How do apartment building residents actually want to live? Do they want sidewalks in front of their apartments and actual places to walk to—“Leave the car in the garage!” is a common refrain on real estate sites—or are Americans happy, as transportation analyst Alan Pisarski puts it, to “drive to where they can walk?” The truth is there are relatively few places in America that today would pass what architect Hal Box has dubbed the “Popsicle Rule”—“a child must be able to walk safely from home to buy a Popsicle within five minutes.”
How ‘walkable’ is your property? Your next apartment building investment? How do you figure that out?
Walk Score is a website that takes a physical address—enter yours here—and computes, using proprietary algorithms and various data streams, a measure of its walkability. More recently it’s started tracking how transit-friendly neighborhoods are too. What drives the score is choice and proximity—the more amenities (restaurants, movie theaters, schools) you have around you, and the closer they are, the higher your Walk Score.
“In most metropolitan areas, only 5 to 10 percent of the housing stock is located Continue reading Do you know the Walk Score for your Multifamily property? Should you check before your next acquisition?
Apartments are a little easier to come by in the Portland area, but that’s not slowing down rent increases across much of the market.
According to the Metro Multifamily Housing Association which released its latest survey Wednesday:
- Vacancy across the metro area grew to 3.72% from 3.34% late last year.
- Rents climbed 3% in the same period, reaching $1 a square foot per month across the metro area.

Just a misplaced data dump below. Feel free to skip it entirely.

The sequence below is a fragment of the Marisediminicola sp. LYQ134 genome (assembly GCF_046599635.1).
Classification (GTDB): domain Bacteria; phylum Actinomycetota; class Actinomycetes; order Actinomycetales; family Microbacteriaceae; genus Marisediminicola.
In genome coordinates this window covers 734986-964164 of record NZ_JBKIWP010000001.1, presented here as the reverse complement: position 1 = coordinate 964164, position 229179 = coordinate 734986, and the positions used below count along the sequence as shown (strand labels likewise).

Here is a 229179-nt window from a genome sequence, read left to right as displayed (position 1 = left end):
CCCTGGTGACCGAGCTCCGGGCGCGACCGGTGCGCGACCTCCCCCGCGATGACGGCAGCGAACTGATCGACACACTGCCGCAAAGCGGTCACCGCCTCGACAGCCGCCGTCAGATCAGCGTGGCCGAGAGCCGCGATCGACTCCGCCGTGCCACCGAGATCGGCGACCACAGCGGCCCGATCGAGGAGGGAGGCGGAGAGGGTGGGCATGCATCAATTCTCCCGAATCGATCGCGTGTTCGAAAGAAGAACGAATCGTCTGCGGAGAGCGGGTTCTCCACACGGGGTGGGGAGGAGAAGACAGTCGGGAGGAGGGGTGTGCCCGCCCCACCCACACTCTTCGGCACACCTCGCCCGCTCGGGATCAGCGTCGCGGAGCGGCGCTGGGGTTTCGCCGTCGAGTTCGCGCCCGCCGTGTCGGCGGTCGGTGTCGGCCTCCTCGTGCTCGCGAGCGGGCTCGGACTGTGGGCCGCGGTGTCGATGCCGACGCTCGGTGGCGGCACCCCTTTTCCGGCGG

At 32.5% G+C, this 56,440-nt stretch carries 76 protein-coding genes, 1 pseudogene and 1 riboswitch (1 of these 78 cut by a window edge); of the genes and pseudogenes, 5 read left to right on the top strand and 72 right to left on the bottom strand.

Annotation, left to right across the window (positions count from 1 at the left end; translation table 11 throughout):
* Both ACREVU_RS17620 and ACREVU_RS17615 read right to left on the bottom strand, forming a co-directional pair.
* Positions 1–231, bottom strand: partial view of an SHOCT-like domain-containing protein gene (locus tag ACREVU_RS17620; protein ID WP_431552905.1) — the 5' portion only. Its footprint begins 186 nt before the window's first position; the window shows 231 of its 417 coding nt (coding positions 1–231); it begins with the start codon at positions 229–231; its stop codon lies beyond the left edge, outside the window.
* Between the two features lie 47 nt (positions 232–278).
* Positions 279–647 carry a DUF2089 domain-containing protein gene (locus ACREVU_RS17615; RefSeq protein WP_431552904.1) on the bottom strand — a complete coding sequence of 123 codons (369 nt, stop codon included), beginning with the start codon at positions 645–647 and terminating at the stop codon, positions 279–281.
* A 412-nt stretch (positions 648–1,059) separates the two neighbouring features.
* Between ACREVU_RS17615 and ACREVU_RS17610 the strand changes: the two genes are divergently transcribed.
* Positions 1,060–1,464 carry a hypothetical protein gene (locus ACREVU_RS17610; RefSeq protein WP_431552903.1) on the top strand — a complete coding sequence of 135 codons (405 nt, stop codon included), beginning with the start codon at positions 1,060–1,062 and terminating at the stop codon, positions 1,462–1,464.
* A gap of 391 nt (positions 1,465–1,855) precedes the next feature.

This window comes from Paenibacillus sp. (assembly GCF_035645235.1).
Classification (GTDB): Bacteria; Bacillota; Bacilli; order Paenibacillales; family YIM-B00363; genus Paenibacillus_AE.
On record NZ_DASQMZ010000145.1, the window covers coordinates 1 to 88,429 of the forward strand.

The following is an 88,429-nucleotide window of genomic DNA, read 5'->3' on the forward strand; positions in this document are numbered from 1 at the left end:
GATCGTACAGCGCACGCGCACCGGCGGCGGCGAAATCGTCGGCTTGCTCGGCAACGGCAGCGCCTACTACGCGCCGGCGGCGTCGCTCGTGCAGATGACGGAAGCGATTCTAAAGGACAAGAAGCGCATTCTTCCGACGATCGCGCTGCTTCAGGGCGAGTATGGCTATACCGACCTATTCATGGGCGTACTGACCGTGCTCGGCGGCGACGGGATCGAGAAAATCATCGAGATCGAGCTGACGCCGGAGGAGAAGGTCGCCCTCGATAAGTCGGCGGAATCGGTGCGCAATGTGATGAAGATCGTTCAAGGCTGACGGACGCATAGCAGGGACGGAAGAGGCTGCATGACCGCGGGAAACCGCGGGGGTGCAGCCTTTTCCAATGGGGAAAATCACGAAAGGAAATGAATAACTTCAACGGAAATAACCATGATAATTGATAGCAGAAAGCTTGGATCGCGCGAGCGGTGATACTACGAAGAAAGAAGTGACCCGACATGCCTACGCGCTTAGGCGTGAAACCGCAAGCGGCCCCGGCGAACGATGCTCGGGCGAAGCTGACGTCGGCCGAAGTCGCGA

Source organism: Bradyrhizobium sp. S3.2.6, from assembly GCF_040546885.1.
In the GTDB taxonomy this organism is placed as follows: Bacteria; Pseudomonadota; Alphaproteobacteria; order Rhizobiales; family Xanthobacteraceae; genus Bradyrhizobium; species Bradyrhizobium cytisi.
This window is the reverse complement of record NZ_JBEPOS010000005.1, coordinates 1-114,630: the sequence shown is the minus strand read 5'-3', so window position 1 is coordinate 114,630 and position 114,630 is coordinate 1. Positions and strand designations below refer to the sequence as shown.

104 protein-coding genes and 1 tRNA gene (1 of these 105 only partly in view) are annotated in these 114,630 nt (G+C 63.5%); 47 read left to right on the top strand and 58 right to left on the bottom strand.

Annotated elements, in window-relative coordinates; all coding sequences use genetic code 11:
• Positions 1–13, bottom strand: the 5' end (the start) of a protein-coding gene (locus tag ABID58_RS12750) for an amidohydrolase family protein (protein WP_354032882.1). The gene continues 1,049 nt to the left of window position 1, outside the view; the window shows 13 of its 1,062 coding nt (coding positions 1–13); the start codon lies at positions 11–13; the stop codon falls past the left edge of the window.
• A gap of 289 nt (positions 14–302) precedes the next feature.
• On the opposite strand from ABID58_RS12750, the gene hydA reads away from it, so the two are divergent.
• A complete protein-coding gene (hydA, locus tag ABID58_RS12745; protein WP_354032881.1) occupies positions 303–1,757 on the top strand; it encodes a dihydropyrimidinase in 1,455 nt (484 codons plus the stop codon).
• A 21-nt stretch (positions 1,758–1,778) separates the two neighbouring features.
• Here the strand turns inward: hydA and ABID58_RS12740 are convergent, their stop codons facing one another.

- Average two-bedroom unit now rents for $771, up $28 a month compared with six months earlier.
The Portland area has one of the lowest Continue reading Portland Apartment Building Market: occupancy drops but rents still rising according to report
Greg Willett, VP of research over at Real Page wrote a nice piece on that which covers it nicely; take it away Greg:
Thanks to one sentence uttered by Warren Buffett and some major overplay by the media, single-family rentals are a hot investment choice now. Thus, the analysts at MPF Research are fielding a constant stream of inquiries about whether the bulk sale of bank-owned single-family homes to investors who will operate them as rentals will impact the apartment sector.
Our take is that Continue reading Will REO-rentals Really Compete With Apartment Building Investments?
For more on the Seattle area apartment building investment climate see the Seattle Times article here: Apartment rents likely to keep rising through 2012
Hat tip: Paul McFadden
See the report here: http://bit.ly/xm8uUG
From WSJ Developments-
Little new apartment construction and surging demand has created a shortfall of 2.5 million units, the largest the nation has seen in more than a half-century, according to research from Nareit, a trade group for real-estate investment trusts.
As we’ve reported, apartment landlords are seeing vacancy rates decline as more Americans rent by choice or necessity. In the fourth quarter, apartment vacancy fell to the lowest rate since late 2001, with the national rate dropping to 5.2% from 6.6% a year earlier, according to Reis Inc. The vacancy rate had risen as high as 8% in 2009.
Pent-up demand could pull that rate even lower. According to Nareit, the normal rate of household formation is about 1.2% annually. But, with the sour economy in the last four years, the rate plunged to about 0.5%, as people delayed moving out and opted to live with roommates and parents longer. This has created an unmet demand of about 2 million households, “about three times what it has been in previous business cycles,”… See the whole article here